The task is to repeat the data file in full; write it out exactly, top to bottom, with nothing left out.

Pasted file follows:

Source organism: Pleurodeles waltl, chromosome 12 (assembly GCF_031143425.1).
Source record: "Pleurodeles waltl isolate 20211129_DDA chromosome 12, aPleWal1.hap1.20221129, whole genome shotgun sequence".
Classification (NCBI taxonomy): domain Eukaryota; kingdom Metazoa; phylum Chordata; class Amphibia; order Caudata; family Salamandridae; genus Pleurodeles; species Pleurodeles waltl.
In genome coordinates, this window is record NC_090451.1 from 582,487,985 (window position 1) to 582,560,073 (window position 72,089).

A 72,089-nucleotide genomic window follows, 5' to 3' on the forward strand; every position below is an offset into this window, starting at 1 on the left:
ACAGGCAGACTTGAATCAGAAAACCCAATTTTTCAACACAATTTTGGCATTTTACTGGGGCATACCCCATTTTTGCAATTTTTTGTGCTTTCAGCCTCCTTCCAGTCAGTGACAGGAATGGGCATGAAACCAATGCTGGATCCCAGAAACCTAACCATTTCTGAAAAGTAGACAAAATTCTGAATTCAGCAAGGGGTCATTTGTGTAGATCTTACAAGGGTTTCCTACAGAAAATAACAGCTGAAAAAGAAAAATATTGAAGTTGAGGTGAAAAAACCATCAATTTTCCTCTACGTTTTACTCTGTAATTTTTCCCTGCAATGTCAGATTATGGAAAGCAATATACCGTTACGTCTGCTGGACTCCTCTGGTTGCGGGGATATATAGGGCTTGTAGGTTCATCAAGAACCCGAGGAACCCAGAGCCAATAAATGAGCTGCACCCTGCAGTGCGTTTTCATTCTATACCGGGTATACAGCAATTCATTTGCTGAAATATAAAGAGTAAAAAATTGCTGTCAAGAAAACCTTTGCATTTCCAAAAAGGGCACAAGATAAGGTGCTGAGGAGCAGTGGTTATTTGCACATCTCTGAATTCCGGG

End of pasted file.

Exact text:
Source organism: Pleurodeles waltl, chromosome 12 (assembly GCF_031143425.1).
Source record: "Pleurodeles waltl isolate 20211129_DDA chromosome 12, aPleWal1.hap1.20221129, whole genome shotgun sequence".
Classification (NCBI taxonomy): domain Eukaryota; kingdom Metazoa; phylum Chordata; class Amphibia; order Caudata; family Salamandridae; genus Pleurodeles; species Pleurodeles waltl.
In genome coordinates, this window is record NC_090451.1 from 582,487,985 (window position 1) to 582,560,073 (window position 72,089).

A 72,089-nucleotide genomic window follows, 5' to 3' on the forward strand; every position below is an offset into this window, starting at 1 on the left:
ACAGGCAGACTTGAATCAGAAAACCCAATTTTTCAACACAATTTTGGCATTTTACTGGGGCATACCCCATTTTTGCAATTTTTTGTGCTTTCAGCCTCCTTCCAGTCAGTGACAGGAATGGGCATGAAACCAATGCTGGATCCCAGAAACCTAACCATTTCTGAAAAGTAGACAAAATTCTGAATTCAGCAAGGGGTCATTTGTGTAGATCTTACAAGGGTTTCCTACAGAAAATAACAGCTGAAAAAGAAAAATATTGAAGTTGAGGTGAAAAAACCATCAATTTTCCTCTACGTTTTACTCTGTAATTTTTCCCTGCAATGTCAGATTATGGAAAGCAATATACCGTTACGTCTGCTGGACTCCTCTGGTTGCGGGGATATATAGGGCTTGTAGGTTCATCAAGAACCCGAGGAACCCAGAGCCAATAAATGAGCTGCACCCTGCAGTGCGTTTTCATTCTATACCGGGTATACAGCAATTCATTTGCTGAAATATAAAGAGTAAAAAATTGCTGTCAAGAAAACCTTTGCATTTCCAAAAAGGGCACAAGATAAGGTGCTGAGGAGCAGTGGTTATTTGCACATCTCTGAATTCCGGG